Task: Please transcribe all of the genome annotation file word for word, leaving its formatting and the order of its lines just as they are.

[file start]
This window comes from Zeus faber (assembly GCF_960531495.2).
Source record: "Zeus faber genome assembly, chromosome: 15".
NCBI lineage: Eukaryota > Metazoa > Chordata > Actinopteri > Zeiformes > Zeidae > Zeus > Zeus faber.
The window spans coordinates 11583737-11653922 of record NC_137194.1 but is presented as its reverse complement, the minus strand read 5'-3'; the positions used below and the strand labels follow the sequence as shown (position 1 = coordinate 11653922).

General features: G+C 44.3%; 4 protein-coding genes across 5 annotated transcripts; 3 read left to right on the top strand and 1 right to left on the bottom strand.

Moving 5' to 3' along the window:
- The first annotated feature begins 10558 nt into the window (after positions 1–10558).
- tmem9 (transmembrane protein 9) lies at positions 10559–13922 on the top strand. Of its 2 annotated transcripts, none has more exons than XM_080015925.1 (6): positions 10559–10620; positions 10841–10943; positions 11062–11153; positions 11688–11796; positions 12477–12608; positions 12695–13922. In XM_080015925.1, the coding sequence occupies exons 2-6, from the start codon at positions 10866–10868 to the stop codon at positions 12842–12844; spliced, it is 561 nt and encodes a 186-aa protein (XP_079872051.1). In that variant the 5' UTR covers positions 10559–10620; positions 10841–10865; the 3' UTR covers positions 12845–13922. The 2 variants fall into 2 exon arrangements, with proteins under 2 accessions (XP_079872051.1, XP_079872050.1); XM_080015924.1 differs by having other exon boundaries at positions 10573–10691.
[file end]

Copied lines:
This window comes from Zeus faber (assembly GCF_960531495.2).
Source record: "Zeus faber genome assembly, chromosome: 15".
NCBI lineage: Eukaryota > Metazoa > Chordata > Actinopteri > Zeiformes > Zeidae > Zeus > Zeus faber.
The window spans coordinates 11583737-11653922 of record NC_137194.1 but is presented as its reverse complement, the minus strand read 5'-3'; the positions used below and the strand labels follow the sequence as shown (position 1 = coordinate 11653922).

General features: G+C 44.3%; 4 protein-coding genes across 5 annotated transcripts; 3 read left to right on the top strand and 1 right to left on the bottom strand.

Moving 5' to 3' along the window:
- The first annotated feature begins 10558 nt into the window (after positions 1–10558).
- tmem9 (transmembrane protein 9) lies at positions 10559–13922 on the top strand. Of its 2 annotated transcripts, none has more exons than XM_080015925.1 (6): positions 10559–10620; positions 10841–10943; positions 11062–11153; positions 11688–11796; positions 12477–12608; positions 12695–13922. In XM_080015925.1, the coding sequence occupies exons 2-6, from the start codon at positions 10866–10868 to the stop codon at positions 12842–12844; spliced, it is 561 nt and encodes a 186-aa protein (XP_079872051.1). In that variant the 5' UTR covers positions 10559–10620; positions 10841–10865; the 3' UTR covers positions 12845–13922. The 2 variants fall into 2 exon arrangements, with proteins under 2 accessions (XP_079872051.1, XP_079872050.1); XM_080015924.1 differs by having other exon boundaries at positions 10573–10691.